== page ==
By Chris Williams
- “What are the questions I should be asking my organization to enable cloud disaster recovery?”
- “What is the process?”
- “How is it different from my on-premises to co-location disaster recovery strategy?”
- “Who is this Doctor Cloud and why are you writing so much about him?” (OK, that one is from my dad and I thought it was funny 😊 #DadJokes)
As a result of these lines of inquiry, I figured it would be a great time to write an article on the process that I go through with my customers and highlight some of the best practices, gotchas and pitfalls that I’ve come across along the way.
“What do we consider a disaster?” In order to tackle a project like this, you must first go through a few exercises (get it? Bootcamp? Exercise?). We need to define what it is your organization is trying to do. What is a disaster to your organization?
It’s not just the proverbial meteor strike. I’ve seen multiple answers to this question even within the same vertical! Here are a few examples:
- The website must NEVER GO DOWN
- Payroll must always go out every other Thursday no matter what
- Full data center outage
- Loss of email/ERP/CRM application suite
Before you’ve done anything else, it’s important to define what are the most important things to your organization in terms of “running the business.” If you don’t know this, you can’t solve for a disaster.
Benefits of the cloud
“Why should we want to move to the cloud?” There are a *TON* of benefits to moving your disaster recovery strategy to the cloud, but there can also be a few cons.
- Flexibility/Elasticity: The cloud allows you to create resources on the fly. If your on-premises data center grows or shrinks over the course of time, you can quickly adjust your cloud disaster recovery environment to reflect those changes. If you have a physical disaster recovery site, you could potentially have to purchase 2x equipment during a growth phase and have 2x too much hardware during a shrink phase.
- Cost Optimization: I can’t say this loud enough: When your cloud resources aren’t turned on, you aren’t paying for them. If you have an on-premises disaster recovery strategy, you’ve got the CapEx sunk cost into that site in addition to your main data center.
Now that we’ve gotten the big questions out of the way, we can get into the actual process. The first step is gathering the requirements from your business and technical stakeholders. We already know what is important to the business; now we need to know how that ties into the actual systems that we want to backup in the event of a disaster. The stakeholders will be:
- C-level executives
- Application owners
- Operational owners
Sometimes this group has been formalized in an org as the Cloud Center of Excellence. If one doesn’t formally exist, I always encourage my customers to create it. Having a CCoE to help your organization’s cloud strategy is extremely important! Now that I think about it … I should write another article on that.
When you have this group gathered together, you can answer the questions needed to create your disaster recovery strategy:
- What is important to the business?
- How does this relate to the existing infrastructure?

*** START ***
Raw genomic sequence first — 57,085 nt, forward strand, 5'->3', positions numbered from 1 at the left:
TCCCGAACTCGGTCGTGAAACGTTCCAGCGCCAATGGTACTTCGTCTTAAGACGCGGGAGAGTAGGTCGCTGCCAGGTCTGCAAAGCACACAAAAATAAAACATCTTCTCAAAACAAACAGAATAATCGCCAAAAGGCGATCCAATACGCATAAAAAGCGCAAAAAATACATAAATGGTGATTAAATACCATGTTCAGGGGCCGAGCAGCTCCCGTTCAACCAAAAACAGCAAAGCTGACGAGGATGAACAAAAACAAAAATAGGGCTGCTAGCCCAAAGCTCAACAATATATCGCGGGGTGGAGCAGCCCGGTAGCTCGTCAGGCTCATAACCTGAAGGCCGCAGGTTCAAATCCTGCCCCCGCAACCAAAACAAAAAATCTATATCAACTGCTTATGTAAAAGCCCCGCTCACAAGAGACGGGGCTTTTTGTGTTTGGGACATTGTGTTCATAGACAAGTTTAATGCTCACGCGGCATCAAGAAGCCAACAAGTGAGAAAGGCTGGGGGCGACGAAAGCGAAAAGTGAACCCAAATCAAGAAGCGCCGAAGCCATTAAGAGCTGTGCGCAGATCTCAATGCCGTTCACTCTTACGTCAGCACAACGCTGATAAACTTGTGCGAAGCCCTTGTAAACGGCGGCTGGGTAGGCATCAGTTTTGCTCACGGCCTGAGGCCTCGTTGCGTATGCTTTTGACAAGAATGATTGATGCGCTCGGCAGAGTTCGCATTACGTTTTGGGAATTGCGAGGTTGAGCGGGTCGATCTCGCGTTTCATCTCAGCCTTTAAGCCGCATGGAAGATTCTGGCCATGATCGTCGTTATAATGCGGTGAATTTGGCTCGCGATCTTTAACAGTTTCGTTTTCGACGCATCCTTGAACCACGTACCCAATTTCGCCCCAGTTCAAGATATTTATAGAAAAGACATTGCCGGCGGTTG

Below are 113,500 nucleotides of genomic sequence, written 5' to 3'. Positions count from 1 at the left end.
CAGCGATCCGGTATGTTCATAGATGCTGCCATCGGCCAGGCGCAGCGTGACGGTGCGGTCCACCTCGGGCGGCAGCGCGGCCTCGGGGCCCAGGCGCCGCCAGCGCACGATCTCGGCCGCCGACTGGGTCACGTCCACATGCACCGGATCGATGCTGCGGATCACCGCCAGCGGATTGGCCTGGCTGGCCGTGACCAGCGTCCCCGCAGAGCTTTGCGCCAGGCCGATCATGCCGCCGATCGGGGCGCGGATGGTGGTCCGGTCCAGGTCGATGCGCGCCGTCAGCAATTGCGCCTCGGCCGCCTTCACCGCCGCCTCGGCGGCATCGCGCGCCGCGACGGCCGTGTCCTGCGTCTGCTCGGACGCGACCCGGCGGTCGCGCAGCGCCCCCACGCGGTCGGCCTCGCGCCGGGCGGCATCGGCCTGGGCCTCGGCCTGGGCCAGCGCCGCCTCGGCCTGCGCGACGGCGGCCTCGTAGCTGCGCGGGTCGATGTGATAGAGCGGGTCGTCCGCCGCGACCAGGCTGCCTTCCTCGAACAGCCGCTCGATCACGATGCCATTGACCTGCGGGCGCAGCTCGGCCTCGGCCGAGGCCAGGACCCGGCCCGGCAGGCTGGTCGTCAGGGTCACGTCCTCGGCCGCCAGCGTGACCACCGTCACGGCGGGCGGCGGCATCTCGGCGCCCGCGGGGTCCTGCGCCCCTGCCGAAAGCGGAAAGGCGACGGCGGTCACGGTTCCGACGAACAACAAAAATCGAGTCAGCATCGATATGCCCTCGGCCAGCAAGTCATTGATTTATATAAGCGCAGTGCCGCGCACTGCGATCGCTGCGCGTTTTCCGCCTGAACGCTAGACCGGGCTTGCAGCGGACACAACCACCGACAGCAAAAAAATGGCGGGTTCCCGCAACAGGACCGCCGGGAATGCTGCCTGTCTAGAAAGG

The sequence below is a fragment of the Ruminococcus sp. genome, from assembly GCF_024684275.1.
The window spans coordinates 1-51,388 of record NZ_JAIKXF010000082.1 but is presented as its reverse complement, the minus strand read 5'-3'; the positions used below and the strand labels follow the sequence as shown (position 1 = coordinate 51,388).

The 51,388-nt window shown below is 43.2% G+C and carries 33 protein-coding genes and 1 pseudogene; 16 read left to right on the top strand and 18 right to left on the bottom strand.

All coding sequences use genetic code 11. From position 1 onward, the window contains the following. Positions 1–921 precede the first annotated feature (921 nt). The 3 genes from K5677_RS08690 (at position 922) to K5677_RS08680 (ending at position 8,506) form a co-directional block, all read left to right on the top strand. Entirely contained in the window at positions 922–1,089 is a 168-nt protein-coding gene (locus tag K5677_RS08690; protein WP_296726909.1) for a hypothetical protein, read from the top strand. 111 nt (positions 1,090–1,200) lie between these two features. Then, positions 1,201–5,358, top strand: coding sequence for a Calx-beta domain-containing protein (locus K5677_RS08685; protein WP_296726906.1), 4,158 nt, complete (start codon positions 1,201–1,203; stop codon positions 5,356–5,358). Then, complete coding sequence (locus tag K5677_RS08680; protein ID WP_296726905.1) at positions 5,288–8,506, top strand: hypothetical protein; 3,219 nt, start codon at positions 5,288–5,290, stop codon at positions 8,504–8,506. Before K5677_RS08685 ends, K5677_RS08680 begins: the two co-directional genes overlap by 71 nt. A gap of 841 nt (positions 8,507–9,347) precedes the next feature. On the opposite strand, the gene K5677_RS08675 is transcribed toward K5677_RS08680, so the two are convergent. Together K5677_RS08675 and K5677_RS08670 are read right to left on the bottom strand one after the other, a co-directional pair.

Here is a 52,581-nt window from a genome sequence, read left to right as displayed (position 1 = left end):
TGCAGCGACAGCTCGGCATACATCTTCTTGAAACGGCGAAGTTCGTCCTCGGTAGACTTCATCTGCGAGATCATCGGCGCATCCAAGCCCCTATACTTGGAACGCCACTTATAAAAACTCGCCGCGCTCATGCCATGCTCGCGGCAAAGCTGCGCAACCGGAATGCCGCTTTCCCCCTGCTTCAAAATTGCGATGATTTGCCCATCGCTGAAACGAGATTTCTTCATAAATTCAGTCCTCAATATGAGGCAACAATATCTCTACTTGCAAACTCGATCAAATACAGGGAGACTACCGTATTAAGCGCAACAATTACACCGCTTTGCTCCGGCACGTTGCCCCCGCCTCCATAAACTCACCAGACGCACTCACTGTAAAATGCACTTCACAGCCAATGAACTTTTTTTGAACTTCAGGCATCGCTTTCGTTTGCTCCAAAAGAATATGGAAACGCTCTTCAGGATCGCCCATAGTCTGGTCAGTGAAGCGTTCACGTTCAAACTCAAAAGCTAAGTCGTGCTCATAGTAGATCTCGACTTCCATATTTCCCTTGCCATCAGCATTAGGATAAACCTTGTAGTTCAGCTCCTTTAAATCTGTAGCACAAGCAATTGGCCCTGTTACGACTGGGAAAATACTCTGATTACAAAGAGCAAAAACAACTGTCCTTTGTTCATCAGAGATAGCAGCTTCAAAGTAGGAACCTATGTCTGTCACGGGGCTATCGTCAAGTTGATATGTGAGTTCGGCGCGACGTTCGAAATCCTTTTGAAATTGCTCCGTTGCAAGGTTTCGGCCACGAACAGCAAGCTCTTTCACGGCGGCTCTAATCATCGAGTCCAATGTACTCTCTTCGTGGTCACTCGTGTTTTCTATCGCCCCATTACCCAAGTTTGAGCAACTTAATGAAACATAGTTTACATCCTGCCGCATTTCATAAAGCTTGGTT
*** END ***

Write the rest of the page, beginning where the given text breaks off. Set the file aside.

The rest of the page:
- What RPO/RTO/SLAs are currently in place and do they reflect what is actually important to the business?
Now that we’ve collected our requirements, we can prioritize our resources. By knowing what’s important to the business, we can create tiers for the different systems in the org. These tiers are defined by how quickly a resource needs to be running in the disaster recovery site once a disaster event has happened:
Tier 1 = Critical business applications that have the shortest RPO/RTO times based upon SLA.
Tier 2 = Important business applications that must come up secondary to Tier 1 applications.
Tier 3 = Business applications that must come up tertiary to Tier 1 applications.
Each organization will have a different tiering structure based upon their needs.
Application and process mapping
This is a tough part: now that we know what needs to be moved and in what priority, we now need to understand how it ties together with everything else. There are tools/teams that do this for a living because nobody (and I mean nobody) remembers all of the integrations of an application two years from its inception. 😊
This process is the step-by-step, by-the-numbers process for turning on the disaster recovery site. This runbook must be written in such a way that anyone can do it. The people that wrote the book might not be available during the disaster to help.
TEST, TEST, TEST! (and then TEST again!)
This part gets a LOT of my customers. You not only have to test, but you must test the entire environment at once. Doing a random file restore occasionally to prove reliability is important, but you also have to spin up the WHOLE THING to make sure that performance and stability are consistent in the new cloud location.
This is a (very) quick take on some of the considerations and steps one takes when thinking about a cloud disaster recovery strategy. Let me know if you have any questions or want to chat!
Chris Williams is a multi-cloud consultant and AWS hero who helps customers design and deploy the next generation of public, private and multi-cloud solutions.
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